Wednesday, October 15, 2008

Mayor's Question Time

Question Time this morning, and my first outing as group leader, although I have acted in the role on past occasions. The Labour people went racing off and used up their allotted time more quickly than usual, with the result that we got through all of our Conservative questions at a leisurely pace towards the end of the session.

The meeting attracted a packed audience for once, but we soon discovered that protesting tube cleaners - well their representatives anyway - had infiltrated. They interrupted twice, calling the mayor a liar and causing suspension of proceedings whilst they were persuaded to leave. Their tactics don't do much credit to their cause.

Bendy Buses

Labour and the Greens seem to be setting up a bendy bus preservation society (same members as the Ian Blair fan club), judging by today's efforts to force the mayor to keep the articulated monsters. I don't think it will catch on - no calls for a 'heritage route' using bendys for tourists, no requests from members of the public to buy a bendy for the back garden. Boris is adamant that we will see the back of these vehicles.

Economy of London

There was a lot of agonising about the future, diversifying beyond financial services, avoiding knee jerk regulation. Boris was quite upbeat, assuring us that the TfL investment programme - most especially Crossrail - would not suffer.

Traffic Lights

Richard Tracey sought a faster rephasing programme, reducing red phases and clearing some of the unnecessary jams. Other members had pleas of their own and the mayor agreed to press TfL for action, even considering the removal of traffic signals completely in some locations. With the lights at Admiralty Arch on green for just 8 seconds - blink and you miss it - a guaranteed minimum green phase somewhat longer than that would be considered for the capital.

Buses in Oxford Street

Victoria Borwick sought measures to reduce the permanent bus jam in Oxford Street. Perhaps some routes can be diverted, others might be terminated at each end of the street, after all this part of the route can't be helping their overall reliability.

Olympic Costs

Revelations that the contingency fund has already been dipped into after the athletes' village ran into credit crunch trouble. Everyone tries to put a brave face on it, especially Livingstone who was back in his customary place in the public gallery.


weggis said...

Long may he remain there!

Dave Hill said...

You have to admit, though, Roger that purging the bendies is likely to prove a bit trickier than Boris seems to have thought.

Roger Evans said...

Is that a bid Dave? I'm sure we can find you a bendy for display in your garden - at a reasonable price...

judith said...

Mr Hill: about as tricky as the manoeuvring of bendy buses round (or rather across) some of the turnings in my part of East London.

You certainly don't want to be standing with 8' of the kerb on those occasions. And let's forget all about the chap who was killed by one down our way, because the driver couldn't see him.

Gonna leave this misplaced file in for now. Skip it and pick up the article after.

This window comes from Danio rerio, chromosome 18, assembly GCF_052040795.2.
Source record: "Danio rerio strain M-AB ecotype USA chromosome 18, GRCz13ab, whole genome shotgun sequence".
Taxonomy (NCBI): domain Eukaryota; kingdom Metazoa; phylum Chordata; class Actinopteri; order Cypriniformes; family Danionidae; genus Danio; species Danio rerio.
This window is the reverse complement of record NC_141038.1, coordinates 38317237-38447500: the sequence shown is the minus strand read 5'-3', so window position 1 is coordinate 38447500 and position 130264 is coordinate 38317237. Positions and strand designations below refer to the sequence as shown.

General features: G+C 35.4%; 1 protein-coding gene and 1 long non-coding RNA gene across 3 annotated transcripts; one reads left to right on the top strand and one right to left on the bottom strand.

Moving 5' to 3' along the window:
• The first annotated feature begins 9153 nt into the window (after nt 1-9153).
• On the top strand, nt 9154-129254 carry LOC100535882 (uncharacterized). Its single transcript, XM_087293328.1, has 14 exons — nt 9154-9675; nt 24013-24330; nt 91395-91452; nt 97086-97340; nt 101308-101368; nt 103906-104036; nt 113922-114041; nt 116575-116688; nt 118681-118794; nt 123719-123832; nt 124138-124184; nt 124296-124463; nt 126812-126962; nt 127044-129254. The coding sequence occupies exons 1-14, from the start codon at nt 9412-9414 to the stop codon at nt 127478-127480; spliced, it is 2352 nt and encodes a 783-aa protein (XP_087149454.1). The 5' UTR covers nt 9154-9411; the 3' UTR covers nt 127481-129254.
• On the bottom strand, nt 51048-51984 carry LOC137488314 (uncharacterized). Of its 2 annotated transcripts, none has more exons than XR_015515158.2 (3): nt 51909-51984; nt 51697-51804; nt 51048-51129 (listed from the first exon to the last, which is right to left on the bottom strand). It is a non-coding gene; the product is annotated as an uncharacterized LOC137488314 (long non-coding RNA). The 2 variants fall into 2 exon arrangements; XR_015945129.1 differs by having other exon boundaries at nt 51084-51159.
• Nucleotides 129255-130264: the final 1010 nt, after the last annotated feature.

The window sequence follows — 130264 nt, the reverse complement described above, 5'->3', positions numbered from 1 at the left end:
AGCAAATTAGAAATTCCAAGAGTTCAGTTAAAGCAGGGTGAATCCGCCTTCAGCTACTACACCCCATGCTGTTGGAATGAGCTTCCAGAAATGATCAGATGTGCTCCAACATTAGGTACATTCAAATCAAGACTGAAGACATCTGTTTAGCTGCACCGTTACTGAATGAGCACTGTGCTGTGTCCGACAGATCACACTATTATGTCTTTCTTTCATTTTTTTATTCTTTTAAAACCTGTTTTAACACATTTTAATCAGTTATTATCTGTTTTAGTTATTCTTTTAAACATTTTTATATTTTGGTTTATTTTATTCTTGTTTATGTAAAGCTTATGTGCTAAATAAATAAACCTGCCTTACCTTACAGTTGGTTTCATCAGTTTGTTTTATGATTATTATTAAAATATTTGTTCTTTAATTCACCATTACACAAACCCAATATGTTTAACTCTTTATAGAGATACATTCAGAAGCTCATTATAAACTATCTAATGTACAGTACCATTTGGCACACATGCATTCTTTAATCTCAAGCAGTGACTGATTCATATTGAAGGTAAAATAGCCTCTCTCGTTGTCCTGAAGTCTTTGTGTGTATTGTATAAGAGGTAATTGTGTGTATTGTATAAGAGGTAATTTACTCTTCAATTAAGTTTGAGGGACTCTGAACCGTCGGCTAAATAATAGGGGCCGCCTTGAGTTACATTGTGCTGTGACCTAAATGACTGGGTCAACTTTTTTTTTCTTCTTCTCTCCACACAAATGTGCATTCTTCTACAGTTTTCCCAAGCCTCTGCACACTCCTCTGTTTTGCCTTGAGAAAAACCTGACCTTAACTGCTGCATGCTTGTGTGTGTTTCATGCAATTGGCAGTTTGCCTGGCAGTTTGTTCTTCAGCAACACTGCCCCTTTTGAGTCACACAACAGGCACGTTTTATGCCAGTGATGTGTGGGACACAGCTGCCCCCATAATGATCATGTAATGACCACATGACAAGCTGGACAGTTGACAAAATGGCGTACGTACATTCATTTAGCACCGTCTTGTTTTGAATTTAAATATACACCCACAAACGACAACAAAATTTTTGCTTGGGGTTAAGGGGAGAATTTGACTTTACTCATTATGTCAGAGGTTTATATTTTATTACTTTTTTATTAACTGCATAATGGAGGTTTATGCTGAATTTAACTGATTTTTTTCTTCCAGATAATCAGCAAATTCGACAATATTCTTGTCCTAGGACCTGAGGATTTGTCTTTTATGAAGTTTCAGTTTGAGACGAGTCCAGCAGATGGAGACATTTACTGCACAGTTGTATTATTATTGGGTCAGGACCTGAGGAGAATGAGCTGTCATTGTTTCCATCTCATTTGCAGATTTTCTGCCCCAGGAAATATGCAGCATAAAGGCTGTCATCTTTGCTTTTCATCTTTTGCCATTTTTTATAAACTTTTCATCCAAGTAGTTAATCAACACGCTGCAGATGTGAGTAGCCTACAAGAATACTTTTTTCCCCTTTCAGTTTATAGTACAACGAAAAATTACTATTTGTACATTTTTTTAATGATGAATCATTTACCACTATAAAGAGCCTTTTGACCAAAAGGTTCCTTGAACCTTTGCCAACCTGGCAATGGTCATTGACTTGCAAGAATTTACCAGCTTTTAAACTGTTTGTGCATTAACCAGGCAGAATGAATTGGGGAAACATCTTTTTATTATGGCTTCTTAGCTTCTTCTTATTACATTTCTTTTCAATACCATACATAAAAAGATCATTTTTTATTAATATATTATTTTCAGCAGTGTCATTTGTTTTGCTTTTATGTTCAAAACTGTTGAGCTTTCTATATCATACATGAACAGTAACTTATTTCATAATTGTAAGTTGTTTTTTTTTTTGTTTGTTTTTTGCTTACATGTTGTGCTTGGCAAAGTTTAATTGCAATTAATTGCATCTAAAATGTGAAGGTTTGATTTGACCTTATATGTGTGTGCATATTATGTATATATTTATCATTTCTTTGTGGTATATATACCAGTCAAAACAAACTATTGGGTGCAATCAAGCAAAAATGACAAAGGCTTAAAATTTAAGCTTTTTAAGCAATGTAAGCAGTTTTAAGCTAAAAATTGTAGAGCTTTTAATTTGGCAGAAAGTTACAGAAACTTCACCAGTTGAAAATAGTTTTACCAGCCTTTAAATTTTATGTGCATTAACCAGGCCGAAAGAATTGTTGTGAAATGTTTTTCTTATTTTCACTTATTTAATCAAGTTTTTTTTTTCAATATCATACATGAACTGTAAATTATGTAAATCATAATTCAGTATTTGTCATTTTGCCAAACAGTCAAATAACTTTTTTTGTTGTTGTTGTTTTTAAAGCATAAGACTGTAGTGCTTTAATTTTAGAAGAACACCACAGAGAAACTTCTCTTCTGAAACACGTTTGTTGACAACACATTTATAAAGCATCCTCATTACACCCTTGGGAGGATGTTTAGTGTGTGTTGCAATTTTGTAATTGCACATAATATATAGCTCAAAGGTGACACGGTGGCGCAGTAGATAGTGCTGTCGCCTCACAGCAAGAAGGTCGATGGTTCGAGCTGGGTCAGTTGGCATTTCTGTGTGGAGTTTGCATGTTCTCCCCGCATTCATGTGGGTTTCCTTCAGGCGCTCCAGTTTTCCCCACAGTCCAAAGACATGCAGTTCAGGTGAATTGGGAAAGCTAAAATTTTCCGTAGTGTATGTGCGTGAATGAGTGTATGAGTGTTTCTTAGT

Articulated buses were designed for the wide boulevards of Continental cities, where they are no doubt ideal, not for negotiating ancient road routes.

Roger Evans said...

So we won't be keeping the number 25 as a 'bendy heritage route'...

Anonymous said...

As ususal for a Tory, you fail to see things from the point of view of a public transport user, prefering to make your gut judgements from the windows of your 4x4.

Those of us - millions - who take buses to work do so in the knowledge that double-deckers are useless for the task - they have one door, a pointless top deck that no-one uses (reducing capacity still further) and take a long time to load and unload.

Bendies, on the other hand, are like trams (the other form of transport despised by Tories), in that they have a high capacity, plenty of doors and are efficient.

Not that Conservatives really (in their hearts) give a fig about efficiency and practicality when it comes down to it.

Roger Evans said...

Don't have a 4x4, don't have a car at all actually. I got rid of my old Saab last year when I found I was paying more for tax and insurance than I was for petrol, basically because I wasn't using it much.

I do use the bus to commute, every weekday, except when I walk. And I prefer double deckers to bendys if I have the choice, because I'm more likely to get a seat - probably because I can be bothered to climb the stairs. The top deck of a bus is a great place to enjoy London, indeed I'm considering writing a guidebook based on that principle.

So take your prejudices elsewhere please 'anonymous'.

Oh, and double deckers have two doors, not one. Are you sure you use them?

morris hickey said...

Other than reasons of courtesy, why even grace with a reply somebody who throws insults from behind a cloak of anonymity?

Bring back the trolleybus.

Roger Evans said...

Some of my anonymous contributors are not technically capable of putting a name to their posts. I humour them.